Now, I’ve been working in Christian education for over 20 years. If you think I believe that Christians will read this, see a graphic example of the falsehood of the modern “classical education” crowd, and reconsider, you’re wrong. I know that many Christians don’t care what’s actually true or false. They’re going to do whatever they like–and they’re free to do so. The problem I have is that they are not content to do what they want. They will turn around and say that what they are doing is “classical education”–and we all know what they mean when they say that. They mean that they are going back to the education that existed before the modern schools were developed, to the education known to Catholic saints and the wise men of the ancient world. That’s what they are telling people and, I don’t know, maybe they have persuaded themselves that it’s true! Worst of all, their children grow up believing that what they are studying is what the saints studied, and when they grow up and find it to be a sham, they are going to imagine that the saints wmust have been a bunch of fools to study the nonsense that their Mom and Dad had them study. What a disaster.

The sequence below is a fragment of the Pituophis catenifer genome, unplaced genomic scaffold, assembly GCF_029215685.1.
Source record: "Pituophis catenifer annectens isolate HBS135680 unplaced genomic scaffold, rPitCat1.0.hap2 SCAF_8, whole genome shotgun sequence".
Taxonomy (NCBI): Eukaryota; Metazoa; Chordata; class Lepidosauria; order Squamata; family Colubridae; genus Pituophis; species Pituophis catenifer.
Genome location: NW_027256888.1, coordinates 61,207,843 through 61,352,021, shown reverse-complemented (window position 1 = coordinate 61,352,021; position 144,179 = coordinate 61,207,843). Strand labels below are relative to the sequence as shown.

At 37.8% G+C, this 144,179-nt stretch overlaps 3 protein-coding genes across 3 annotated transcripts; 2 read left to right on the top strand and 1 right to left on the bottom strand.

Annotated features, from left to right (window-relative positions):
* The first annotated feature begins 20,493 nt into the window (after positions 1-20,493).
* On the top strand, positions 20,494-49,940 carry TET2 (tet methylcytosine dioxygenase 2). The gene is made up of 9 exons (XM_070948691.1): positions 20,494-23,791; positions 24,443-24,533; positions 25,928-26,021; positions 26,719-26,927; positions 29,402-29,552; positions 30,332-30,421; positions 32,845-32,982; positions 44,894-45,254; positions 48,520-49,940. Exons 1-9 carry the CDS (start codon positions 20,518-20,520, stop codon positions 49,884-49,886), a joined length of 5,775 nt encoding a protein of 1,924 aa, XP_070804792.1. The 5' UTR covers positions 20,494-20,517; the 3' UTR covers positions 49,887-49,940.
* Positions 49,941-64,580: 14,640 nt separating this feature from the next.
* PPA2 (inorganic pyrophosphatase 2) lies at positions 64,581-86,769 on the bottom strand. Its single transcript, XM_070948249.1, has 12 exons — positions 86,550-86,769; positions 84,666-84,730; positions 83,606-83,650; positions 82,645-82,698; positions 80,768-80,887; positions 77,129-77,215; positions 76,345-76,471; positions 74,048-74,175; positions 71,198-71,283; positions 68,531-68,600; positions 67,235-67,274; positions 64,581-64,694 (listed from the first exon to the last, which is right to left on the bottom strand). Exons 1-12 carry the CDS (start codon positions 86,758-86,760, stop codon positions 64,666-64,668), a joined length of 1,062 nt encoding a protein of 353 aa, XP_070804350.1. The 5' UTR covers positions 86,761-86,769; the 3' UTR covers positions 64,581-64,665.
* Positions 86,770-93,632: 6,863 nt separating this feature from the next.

What I know for certain is that none of them will offer one shred of evidence from history or the writings of any saints or wise men that what they are saying and doing is, in fact, true. And, when they do offer proof, we better check the sources, because they’ll just make it up.
In the Classical Liberal Arts Academy, we’re not lying about what we’re teaching and studying. We don’t make stuff up to sell books or promote ourselves as homeschool celebrities. Everything we teach is proven by the sources we actually lead our students to study from, directly. We don’t quote Plato and sell our own books and study materials. We study Plato. We teach the real classical, Catholic curriculum that was studied and taught by saints and wise men throughout history–and we can PROVE it.
If you’d like proof, ask for it. We’ll provide it. If you want to lie to yourself and fake it, you’ll have plenty of company– #greatbooks #classics #classicaleducation.
God bless your studies,
William C. Michael, Headmaster
Classical Liberal Arts Academy
Mr. William C. Michael is the founding headmaster of the Classical Liberal Arts Academy. He graduated from Rutgers University with an honors degree in Classics & Ancient History and is a member of Phi Beta Kappa and the National Association of Scholars. Mr. Michael has worked in private education as a Classics teacher and administrator for over 20 years. He is a Roman Catholic homeschooling father of ten children, and keeper of a quiet family farm in North Carolina. Mr. Michael enjoys studying ancient natural philosophy, gardening, and running.